On July 20, 1714, a century-old Incan woven bridge in Peru, part of the road from Lima to Cuzco, collapses, sending the five people crossing the bridge to their deaths. A Playwright and his troupe of actors tell the stories of those five as well as how those who survived them fared after the tragedy. Toward the end of the play, the Playwright muses, “There is a land of the living and a land of the dead and the bridge is love, the only survival, the only meaning.”
This, in brief, is the story of The Bridge of San Luis Rey, an adaptation of Thornton Wilder’s Pulitzer Prize-winning novel by award-winning actor and playwright David Greenspan, now appearing at the Two River Theatre in Red Bank.
Wilder’s novel has never been out of print since its first appearance in 1927. Long considered one of the best American novels, Wilder himself felt that the book should not be adapted for the stage. That has not prevented three films, a play for puppets and actors, and an opera from being created. However, this latest version of the tale offers a mixed and slightly disappointing bag to its audiences.
The novel poses the age-old question of accident versus predestination through the character of a monk investigating the bridge’s collapse. Greenspan’s play cuts out the monk, which avoids directly addressing the question. The lack of this tension between opposite points of view robs the play of a philosophical dimension that Wilder’s novel embraced. Greenspan the playwright also does a disservice to the play by indulging in displays of his own cleverness, writing many sections of the play in verse, and creating a just-too-long first scene, a funny but pointless flourish for Greenspan the actor’s character to show off.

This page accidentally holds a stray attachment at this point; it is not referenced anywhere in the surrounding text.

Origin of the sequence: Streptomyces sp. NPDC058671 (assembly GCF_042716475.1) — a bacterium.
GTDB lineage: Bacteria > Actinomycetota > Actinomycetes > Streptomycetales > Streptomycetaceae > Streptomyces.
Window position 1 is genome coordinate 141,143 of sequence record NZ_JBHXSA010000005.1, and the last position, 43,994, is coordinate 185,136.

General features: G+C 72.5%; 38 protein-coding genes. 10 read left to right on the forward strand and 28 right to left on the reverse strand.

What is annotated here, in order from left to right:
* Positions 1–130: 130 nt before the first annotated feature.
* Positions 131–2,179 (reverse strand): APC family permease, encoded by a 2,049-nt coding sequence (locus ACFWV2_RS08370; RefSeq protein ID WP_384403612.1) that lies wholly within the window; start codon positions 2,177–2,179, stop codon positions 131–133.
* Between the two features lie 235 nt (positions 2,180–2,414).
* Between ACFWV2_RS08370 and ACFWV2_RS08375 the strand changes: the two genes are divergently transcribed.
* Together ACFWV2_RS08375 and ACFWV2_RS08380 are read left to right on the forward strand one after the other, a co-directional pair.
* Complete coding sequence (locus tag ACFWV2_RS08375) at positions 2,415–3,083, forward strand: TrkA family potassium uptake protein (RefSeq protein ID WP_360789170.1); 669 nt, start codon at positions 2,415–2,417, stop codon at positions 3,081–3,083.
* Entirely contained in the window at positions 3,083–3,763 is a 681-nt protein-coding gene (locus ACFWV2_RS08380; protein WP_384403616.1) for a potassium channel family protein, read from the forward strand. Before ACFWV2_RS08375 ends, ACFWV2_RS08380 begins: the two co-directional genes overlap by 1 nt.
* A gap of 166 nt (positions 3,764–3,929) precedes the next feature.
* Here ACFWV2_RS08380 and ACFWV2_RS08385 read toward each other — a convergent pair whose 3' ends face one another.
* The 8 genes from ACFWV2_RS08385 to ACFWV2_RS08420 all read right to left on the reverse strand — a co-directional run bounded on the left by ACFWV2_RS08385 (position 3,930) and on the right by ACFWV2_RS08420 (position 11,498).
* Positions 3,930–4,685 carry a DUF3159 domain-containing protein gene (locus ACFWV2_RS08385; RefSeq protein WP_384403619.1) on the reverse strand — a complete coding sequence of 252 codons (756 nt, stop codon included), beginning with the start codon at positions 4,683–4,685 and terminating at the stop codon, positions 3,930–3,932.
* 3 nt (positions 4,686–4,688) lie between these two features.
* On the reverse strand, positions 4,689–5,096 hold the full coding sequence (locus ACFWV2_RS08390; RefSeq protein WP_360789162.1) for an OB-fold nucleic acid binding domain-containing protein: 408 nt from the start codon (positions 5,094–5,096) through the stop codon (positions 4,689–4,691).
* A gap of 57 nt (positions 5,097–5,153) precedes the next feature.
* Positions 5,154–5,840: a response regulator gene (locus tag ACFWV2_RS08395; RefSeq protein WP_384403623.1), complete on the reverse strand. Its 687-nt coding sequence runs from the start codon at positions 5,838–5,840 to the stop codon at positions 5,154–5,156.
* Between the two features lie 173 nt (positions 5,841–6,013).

Of the cast, the best performances were delivered by Mary Lou Rosato as Doña Maria, an elderly woman who, aware of her own ugliness, alienates her only daughter in her need for the affection denied her in her youth, and Steven Rattazzi, playing a variety of roles with ease and delight. The rest of the cast were ill-served by the script and the pedestrian direction of Ken Rus Schmoll.
As for the Two River technical team, they have created a perfect environment for the play. Scenic designer Antje Ellermann has created a theatre of the period, where a deep apron projects from the proscenium arch, and the spaces on either side of the stage bring to mind on-stage box seats which allowed wealthy patrons of the arts to see and be seen. Coupled with the lighting and sound designs of Yuki Nakase and Karin Graybash, and the excellent costume designs of Elizabeth Hope Clancy, the show is a visual delight. An especially effective piece of stage magic involves the use of abruptly-dropping curtains.
Two River Theatre is to be commended on encouraging the creation of a stage version of one of the best-loved novels of the 20th century. However, one could wish they could have tightened and polished The Bridge of San Luis Rey to come up with a more satisfying production of the classic tale. While it does have its bright points, its moments of deep emotional resonance, and its marvelous scenic design, I cannot wholeheartedly recommend The Bridge of San Luis Rey.
The Bridge of San Luis Rey is presented by Two River Theatre in Red Bank through March 18. For tickets and information, visit tworivertheater.org.